I.v. administration of a high-affinity carbon monoxide–binding (CO-binding) molecule, recombinant neuroglobin, can improve survival in CO poisoning mouse models. The current study aims to discover how biochemical variables of the scavenger determine the CO removal from the RBCs by evaluating 3 readily available hemoproteins, 2,3-diphosphoglycerate stripped human hemoglobin (StHb); N-ethylmaleimide modified hemoglobin (NEMHb); and equine myoglobin (Mb). These molecules efficiently sequester CO from hemoglobin in erythrocytes in vitro. A kinetic model was developed to predict the CO binding efficacy for hemoproteins, based on their measured in vitro oxygen and CO binding affinities, suggesting that the therapeutic efficacy of hemoproteins for CO poisoning relates to a high M value, which is the binding affinity for CO relative to oxygen (KA,CO/KA,O2). In a lethal CO poisoning mouse model, StHb, NEMHb, and Mb improved survival by 100%, 100%, and 60%, respectively, compared with saline controls and were well tolerated in 48-hour toxicology assessments. In conclusion, both StHb and NEMHb have high CO binding affinities and M values, and they scavenge CO efficiently in vitro and in vivo, highlighting their therapeutic potential for point-of-care antidotal therapy of CO poisoning.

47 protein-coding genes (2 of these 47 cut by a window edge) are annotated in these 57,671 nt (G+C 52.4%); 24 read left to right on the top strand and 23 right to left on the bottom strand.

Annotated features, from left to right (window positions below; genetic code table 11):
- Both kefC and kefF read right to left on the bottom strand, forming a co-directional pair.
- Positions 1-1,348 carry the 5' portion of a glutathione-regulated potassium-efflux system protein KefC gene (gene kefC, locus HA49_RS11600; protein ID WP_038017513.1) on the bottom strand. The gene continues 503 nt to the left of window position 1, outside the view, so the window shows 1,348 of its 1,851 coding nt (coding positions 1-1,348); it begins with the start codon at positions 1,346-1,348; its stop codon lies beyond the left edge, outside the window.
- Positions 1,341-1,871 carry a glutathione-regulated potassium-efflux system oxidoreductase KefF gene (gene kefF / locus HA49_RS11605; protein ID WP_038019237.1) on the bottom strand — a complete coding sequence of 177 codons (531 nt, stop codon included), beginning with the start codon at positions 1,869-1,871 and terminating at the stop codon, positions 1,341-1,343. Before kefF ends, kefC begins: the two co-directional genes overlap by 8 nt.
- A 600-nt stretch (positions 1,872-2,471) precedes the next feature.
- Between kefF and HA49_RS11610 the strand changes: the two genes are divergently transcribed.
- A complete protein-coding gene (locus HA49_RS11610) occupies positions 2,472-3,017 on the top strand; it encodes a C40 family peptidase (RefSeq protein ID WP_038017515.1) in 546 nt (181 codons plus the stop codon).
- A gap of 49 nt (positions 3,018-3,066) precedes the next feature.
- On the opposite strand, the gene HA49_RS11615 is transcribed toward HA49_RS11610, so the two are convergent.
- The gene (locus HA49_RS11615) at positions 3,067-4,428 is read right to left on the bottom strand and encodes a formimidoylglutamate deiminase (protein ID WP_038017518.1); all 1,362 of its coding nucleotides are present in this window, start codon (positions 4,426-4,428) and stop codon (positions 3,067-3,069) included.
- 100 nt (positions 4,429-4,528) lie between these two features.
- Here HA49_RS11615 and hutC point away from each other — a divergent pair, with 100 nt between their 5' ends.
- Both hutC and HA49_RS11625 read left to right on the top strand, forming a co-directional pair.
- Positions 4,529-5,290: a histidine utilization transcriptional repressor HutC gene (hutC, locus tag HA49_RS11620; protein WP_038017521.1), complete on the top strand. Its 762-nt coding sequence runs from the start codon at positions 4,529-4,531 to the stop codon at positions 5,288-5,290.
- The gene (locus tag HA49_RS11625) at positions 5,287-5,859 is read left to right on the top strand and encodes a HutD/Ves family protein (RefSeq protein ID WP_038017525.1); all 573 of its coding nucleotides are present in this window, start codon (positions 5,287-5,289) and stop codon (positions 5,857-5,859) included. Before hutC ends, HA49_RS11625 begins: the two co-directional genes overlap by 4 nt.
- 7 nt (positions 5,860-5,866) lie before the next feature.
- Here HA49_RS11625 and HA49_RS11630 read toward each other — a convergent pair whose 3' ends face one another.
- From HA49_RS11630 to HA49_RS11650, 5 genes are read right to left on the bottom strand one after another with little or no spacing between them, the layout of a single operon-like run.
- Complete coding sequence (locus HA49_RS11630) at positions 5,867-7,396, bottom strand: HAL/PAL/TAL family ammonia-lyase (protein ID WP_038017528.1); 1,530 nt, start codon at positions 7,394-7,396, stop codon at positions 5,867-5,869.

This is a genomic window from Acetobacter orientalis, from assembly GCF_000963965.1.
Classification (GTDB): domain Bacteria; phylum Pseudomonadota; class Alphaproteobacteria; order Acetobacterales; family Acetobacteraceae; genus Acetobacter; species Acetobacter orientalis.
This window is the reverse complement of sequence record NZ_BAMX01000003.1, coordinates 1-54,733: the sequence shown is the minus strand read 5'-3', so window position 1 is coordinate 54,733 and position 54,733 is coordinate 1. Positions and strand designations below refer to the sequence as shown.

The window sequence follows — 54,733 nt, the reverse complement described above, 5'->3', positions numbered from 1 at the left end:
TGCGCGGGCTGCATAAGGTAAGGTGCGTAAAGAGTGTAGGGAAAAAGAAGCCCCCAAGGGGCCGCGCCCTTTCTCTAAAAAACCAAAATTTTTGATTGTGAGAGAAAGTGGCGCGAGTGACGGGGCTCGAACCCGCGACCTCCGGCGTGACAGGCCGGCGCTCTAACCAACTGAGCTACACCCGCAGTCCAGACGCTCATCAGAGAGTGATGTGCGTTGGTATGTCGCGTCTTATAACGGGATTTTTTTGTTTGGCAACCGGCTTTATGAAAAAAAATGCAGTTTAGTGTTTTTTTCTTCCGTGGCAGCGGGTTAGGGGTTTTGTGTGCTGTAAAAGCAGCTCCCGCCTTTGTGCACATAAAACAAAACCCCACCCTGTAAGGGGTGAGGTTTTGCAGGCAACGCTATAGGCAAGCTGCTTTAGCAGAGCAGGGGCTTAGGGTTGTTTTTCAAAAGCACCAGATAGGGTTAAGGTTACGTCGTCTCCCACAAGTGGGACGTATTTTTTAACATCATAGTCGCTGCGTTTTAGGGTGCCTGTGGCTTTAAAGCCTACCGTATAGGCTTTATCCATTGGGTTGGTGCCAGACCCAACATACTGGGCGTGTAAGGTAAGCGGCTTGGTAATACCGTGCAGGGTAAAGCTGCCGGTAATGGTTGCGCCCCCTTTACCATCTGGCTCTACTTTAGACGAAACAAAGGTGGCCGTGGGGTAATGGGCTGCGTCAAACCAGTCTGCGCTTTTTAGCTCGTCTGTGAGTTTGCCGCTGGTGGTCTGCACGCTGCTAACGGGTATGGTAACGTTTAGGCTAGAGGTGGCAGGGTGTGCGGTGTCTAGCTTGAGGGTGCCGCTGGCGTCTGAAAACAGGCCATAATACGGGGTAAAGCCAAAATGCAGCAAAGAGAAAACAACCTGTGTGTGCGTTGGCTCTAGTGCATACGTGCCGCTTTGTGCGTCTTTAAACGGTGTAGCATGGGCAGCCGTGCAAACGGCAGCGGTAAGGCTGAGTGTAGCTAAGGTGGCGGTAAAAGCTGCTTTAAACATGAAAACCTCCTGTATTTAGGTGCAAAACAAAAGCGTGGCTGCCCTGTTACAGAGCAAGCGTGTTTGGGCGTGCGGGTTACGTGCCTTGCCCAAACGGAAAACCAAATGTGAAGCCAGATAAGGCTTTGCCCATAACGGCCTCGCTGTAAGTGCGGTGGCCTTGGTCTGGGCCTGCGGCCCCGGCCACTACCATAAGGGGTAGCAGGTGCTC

Qinzi Xu, Jason J. Rose, Xiukai Chen, Ling Wang, Anthony W. DeMartino, Matthew R. Dent, Sagarika Tiwari, Kaitlin Bocian, Xueyin N. Huang, Qin Tong, Charles F. McTiernan, Lanping Guo, Elmira Alipour, Trevor C. Jones, K. Burak Ucer, Daniel B. Kim-Shapiro, Jesús Tejero, Mark T. Gladwin
In vitro CO transfer from CO-saturated RBCs to extracellular ferrous scavengers under anaerobic and aerobic conditions.